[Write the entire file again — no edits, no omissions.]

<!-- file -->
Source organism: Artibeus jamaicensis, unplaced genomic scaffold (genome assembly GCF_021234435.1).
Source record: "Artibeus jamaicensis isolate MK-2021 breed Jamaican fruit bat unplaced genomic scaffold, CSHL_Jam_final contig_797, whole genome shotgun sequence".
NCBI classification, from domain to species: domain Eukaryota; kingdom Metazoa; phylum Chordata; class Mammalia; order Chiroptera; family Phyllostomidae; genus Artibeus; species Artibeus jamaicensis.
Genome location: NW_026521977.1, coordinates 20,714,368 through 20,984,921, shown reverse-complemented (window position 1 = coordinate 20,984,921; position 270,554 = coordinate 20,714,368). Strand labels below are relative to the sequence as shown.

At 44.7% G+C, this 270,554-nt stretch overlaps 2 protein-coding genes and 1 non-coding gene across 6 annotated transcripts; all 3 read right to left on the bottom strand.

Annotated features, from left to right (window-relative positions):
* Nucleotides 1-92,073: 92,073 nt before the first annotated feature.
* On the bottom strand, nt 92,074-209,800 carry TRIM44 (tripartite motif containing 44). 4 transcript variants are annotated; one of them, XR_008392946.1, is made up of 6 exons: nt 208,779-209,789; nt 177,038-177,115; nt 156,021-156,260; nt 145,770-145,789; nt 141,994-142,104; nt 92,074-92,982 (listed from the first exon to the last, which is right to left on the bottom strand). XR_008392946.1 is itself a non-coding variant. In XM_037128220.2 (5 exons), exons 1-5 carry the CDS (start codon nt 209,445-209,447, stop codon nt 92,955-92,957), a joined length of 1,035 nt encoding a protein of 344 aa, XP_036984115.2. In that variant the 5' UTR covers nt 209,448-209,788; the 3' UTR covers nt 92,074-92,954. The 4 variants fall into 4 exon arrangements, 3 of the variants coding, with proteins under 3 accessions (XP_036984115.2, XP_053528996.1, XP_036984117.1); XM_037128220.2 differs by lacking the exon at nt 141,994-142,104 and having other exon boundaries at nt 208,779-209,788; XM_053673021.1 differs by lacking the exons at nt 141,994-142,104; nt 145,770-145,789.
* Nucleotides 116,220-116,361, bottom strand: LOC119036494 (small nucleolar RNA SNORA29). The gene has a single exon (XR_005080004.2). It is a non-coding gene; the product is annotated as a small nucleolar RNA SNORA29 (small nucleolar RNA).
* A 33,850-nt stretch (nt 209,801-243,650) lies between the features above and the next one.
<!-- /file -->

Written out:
Source organism: Artibeus jamaicensis, unplaced genomic scaffold (genome assembly GCF_021234435.1).
Source record: "Artibeus jamaicensis isolate MK-2021 breed Jamaican fruit bat unplaced genomic scaffold, CSHL_Jam_final contig_797, whole genome shotgun sequence".
NCBI classification, from domain to species: domain Eukaryota; kingdom Metazoa; phylum Chordata; class Mammalia; order Chiroptera; family Phyllostomidae; genus Artibeus; species Artibeus jamaicensis.
Genome location: NW_026521977.1, coordinates 20,714,368 through 20,984,921, shown reverse-complemented (window position 1 = coordinate 20,984,921; position 270,554 = coordinate 20,714,368). Strand labels below are relative to the sequence as shown.

At 44.7% G+C, this 270,554-nt stretch overlaps 2 protein-coding genes and 1 non-coding gene across 6 annotated transcripts; all 3 read right to left on the bottom strand.

Annotated features, from left to right (window-relative positions):
* Nucleotides 1-92,073: 92,073 nt before the first annotated feature.
* On the bottom strand, nt 92,074-209,800 carry TRIM44 (tripartite motif containing 44). 4 transcript variants are annotated; one of them, XR_008392946.1, is made up of 6 exons: nt 208,779-209,789; nt 177,038-177,115; nt 156,021-156,260; nt 145,770-145,789; nt 141,994-142,104; nt 92,074-92,982 (listed from the first exon to the last, which is right to left on the bottom strand). XR_008392946.1 is itself a non-coding variant. In XM_037128220.2 (5 exons), exons 1-5 carry the CDS (start codon nt 209,445-209,447, stop codon nt 92,955-92,957), a joined length of 1,035 nt encoding a protein of 344 aa, XP_036984115.2. In that variant the 5' UTR covers nt 209,448-209,788; the 3' UTR covers nt 92,074-92,954. The 4 variants fall into 4 exon arrangements, 3 of the variants coding, with proteins under 3 accessions (XP_036984115.2, XP_053528996.1, XP_036984117.1); XM_037128220.2 differs by lacking the exon at nt 141,994-142,104 and having other exon boundaries at nt 208,779-209,788; XM_053673021.1 differs by lacking the exons at nt 141,994-142,104; nt 145,770-145,789.
* Nucleotides 116,220-116,361, bottom strand: LOC119036494 (small nucleolar RNA SNORA29). The gene has a single exon (XR_005080004.2). It is a non-coding gene; the product is annotated as a small nucleolar RNA SNORA29 (small nucleolar RNA).
* A 33,850-nt stretch (nt 209,801-243,650) lies between the features above and the next one.